I’m always the last person to learn the important things. In the course of killing my comment spam — once an occasional chore, now a daily chore — I noticed they all seem to end up in the same entries in the archives. So I took a look at them, and found the key phrases (which I’ll try to modify to foil the spam-bots): “Ru$# L1m8augh’s drooog problem,” “n0n-pr3sc1pshun sl33p a1ds.”
Anyway, the comment spam’s coming fast and furious the last few days, as are the e-mail viruses. Pity you poor PC types, I do. Today I killed an appalling 52 spam-comment entries for ch33p p!11s onlyne. Mofos.
OK, then. A few weeks ago, on Memorial Day, we drove back to Ann Arbor listening to NPR. They were doing one of those hey-maybe-we-went-to-Brown-but-we-are-hip-to-the-hoi-polloi stories, about a song they promised would be the radio hit of the summer of ’04, something called “Redneck Woman.” (Warning: Link contains embedded sound.) This piece, which I think covered a 10-minute segment, went on and on and on and on, to the point that I thought, OK, it’s a holiday weekend and the pickin’s are slim, but this is ridiculous.
Now it’s late July, and Alan’s been working around our house like a field hand, earning his keep and more. So when he wondered the other day if I’d mind if he took a 36-hour fishing vacation, of course I said no, and that’s what he did, hauling the pretty green boat off to the Muskegon River for some badly needed R&R.
Only it wasn’t entirely blissful. Even though it was a Monday, he was besieged all day by drifting tubers, all of whom were, in his words, “drunk and ugly and with ugly, drunken children. Also stupid.”
Now, the habits of Michigan river travelers have been well-documented — you’ll recall the famous cussin’ canoeist case of a few years back. Alan reports that the threat of prosecution has not cut down on anyone’s willingness to scream profanity at the top of their lungs while canoeing and tubing.
Also, to sing “Redneck Woman.”
“They kept singing that part about And I ain’t no high class broad / I’m just a product of my raisin’ / And I say “hey y’all” and “Yee Haw” / And I keep my Christmas lights on, on my front porch all year long,” he said. (Actually, he said “they sing that part about ain’t being no high-class broad,” but I added the lyrics for clarity; I think they sum up a certain southern Michigan demographic like none other.)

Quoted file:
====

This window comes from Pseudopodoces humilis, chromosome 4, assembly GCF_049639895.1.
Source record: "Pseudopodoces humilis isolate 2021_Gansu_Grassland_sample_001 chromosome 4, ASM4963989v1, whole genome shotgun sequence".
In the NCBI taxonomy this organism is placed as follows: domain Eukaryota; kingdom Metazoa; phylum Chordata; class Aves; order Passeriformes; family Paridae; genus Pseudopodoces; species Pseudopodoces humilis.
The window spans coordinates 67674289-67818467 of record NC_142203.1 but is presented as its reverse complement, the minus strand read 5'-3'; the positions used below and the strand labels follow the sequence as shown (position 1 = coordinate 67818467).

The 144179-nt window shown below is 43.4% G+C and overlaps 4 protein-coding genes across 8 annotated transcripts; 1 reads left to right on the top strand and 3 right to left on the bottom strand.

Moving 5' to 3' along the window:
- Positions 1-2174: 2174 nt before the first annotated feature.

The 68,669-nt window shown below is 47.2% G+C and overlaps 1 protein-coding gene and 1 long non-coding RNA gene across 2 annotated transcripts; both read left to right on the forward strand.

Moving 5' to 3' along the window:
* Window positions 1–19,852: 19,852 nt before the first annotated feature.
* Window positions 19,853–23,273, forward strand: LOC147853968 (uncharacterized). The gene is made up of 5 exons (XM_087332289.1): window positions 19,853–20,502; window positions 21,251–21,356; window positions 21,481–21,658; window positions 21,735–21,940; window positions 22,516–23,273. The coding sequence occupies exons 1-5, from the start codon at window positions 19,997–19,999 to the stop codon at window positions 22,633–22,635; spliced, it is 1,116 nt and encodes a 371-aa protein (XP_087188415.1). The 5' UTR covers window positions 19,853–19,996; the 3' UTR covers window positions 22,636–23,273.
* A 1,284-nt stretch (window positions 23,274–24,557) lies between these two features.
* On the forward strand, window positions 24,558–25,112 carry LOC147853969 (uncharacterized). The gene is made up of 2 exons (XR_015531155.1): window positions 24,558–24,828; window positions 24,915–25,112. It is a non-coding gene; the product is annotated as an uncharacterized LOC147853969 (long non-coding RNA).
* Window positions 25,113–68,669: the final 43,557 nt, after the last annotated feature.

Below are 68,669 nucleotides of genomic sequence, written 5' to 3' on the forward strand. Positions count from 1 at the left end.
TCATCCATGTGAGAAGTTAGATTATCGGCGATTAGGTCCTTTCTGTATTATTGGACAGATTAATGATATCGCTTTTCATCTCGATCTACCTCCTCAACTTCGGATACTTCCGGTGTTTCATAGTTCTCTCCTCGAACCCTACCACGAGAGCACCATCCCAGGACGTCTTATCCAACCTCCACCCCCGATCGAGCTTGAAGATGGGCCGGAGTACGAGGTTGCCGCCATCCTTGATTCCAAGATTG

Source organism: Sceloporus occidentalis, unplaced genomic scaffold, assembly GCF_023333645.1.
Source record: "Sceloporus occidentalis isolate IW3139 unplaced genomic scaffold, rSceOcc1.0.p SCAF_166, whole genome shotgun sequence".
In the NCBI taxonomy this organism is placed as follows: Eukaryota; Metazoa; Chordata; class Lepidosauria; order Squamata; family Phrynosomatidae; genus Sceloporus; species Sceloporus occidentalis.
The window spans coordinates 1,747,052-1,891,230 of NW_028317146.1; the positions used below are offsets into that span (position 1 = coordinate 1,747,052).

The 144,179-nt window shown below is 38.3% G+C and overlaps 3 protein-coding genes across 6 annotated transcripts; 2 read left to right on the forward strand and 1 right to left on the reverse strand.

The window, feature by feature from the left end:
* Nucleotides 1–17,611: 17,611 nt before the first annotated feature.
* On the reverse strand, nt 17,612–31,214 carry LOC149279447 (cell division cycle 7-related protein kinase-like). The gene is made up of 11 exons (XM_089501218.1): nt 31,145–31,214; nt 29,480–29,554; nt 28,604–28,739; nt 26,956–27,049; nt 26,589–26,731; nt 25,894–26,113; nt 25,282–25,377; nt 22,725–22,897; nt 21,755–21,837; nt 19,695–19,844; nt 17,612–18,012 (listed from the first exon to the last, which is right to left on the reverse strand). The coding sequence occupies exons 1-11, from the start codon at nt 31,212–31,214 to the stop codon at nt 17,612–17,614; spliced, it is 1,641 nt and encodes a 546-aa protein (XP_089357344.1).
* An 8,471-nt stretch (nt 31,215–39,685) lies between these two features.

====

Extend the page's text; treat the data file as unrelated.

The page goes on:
I hasten to add Alan is not a priss about drunks or profanity, but “Jesus Christ, Nance, this is a river 75 yards wide and every goddamn one of them ran into my boat! Ran into it!” And then said, the way drunken tubers everywhere do, “You catchin’ anything?” And Alan said, “I was.” But they never took the hint.
Note that this hardship did not stop him from spending 13 hours on the river. As they say, a bad day fishing is better than a good day doing pretty much anything else.
I’m pleased to say my writing project is going better than I expected, and I’m perking right along. So, bloggage:
My fellow Buckeyes may enjoy Slate’s look at our home, the swing state. We spawned Jerry Springer and Harvey Pekar — can Indiana make the same claim? I think not.
An offbeat Tour de France feature on the man who was thought to be Lance’s greatest rival, Jan Ullrich. Turns out he maybe has a motivation problem, also a fluctuating-weight problem, and a party problem, and a no-worries-mon problem: “Look at it through his eyes. He says, `I can screw off, gain a lot of kilos over the winter, get serious for a month, finish second in the Tour, and make $3 million a year. What’s so bad about that?’ ” former Telekom teammate Bobby Julich said. Well, when you put it that way… More here.
Finally, some people think college towns get boring when all the students leave in the summer. Well, they’re wrong. Especially about Ann Arbor, where the rash of seminude cyclists continues unchecked.
You’ve been a great audience. See you tomorrow.